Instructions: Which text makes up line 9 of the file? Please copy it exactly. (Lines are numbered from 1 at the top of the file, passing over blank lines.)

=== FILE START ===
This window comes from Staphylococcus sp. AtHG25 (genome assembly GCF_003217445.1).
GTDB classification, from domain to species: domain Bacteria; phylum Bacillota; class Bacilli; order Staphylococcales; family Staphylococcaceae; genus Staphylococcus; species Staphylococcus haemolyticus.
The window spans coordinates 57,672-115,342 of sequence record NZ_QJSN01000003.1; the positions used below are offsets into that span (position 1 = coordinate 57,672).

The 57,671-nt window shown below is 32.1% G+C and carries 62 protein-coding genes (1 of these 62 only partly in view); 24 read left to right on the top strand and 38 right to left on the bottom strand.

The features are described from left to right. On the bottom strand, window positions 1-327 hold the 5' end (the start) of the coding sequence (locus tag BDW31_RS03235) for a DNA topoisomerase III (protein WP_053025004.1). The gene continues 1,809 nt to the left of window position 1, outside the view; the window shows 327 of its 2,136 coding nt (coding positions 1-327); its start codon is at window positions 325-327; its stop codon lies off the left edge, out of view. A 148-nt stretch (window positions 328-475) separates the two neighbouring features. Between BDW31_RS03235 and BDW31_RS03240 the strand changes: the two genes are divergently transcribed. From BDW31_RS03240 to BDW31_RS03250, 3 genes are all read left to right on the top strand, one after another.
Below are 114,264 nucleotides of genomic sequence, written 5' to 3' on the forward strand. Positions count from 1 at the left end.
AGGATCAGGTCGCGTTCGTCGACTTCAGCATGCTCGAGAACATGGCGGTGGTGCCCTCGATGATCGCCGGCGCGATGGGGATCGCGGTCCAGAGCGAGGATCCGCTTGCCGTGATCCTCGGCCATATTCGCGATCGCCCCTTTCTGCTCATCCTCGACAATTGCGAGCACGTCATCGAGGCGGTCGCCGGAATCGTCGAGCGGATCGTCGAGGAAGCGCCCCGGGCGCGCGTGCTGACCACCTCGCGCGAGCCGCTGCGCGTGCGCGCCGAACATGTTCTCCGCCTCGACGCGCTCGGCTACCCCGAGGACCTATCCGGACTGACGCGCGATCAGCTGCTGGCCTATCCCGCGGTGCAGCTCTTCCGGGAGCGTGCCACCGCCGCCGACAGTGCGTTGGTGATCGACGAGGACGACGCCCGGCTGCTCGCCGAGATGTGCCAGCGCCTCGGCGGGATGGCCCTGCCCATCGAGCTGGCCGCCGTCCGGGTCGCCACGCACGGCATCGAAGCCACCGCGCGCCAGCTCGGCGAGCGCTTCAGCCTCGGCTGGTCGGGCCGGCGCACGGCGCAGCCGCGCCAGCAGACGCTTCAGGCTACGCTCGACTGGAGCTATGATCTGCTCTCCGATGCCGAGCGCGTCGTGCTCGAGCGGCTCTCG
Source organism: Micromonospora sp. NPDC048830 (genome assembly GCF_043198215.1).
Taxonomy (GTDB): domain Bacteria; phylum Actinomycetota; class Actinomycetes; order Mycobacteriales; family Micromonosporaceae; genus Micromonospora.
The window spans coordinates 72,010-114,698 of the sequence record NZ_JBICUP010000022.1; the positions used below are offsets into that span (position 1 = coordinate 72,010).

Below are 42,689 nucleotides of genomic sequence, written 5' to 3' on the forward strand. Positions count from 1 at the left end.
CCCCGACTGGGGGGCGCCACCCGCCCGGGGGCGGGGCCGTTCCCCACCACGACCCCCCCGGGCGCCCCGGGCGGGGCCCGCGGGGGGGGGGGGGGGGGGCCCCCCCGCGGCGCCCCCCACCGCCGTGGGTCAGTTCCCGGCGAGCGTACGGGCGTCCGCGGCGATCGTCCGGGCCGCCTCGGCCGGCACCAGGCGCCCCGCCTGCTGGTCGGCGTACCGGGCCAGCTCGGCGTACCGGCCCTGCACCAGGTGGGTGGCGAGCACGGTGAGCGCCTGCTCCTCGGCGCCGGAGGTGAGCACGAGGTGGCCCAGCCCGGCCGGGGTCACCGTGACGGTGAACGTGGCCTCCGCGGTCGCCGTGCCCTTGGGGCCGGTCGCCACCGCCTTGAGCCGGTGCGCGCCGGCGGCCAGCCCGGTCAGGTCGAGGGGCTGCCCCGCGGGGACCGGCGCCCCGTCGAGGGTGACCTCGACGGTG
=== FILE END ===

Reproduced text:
Taxonomy (GTDB): domain Bacteria; phylum Actinomycetota; class Actinomycetes; order Mycobacteriales; family Micromonosporaceae; genus Micromonospora.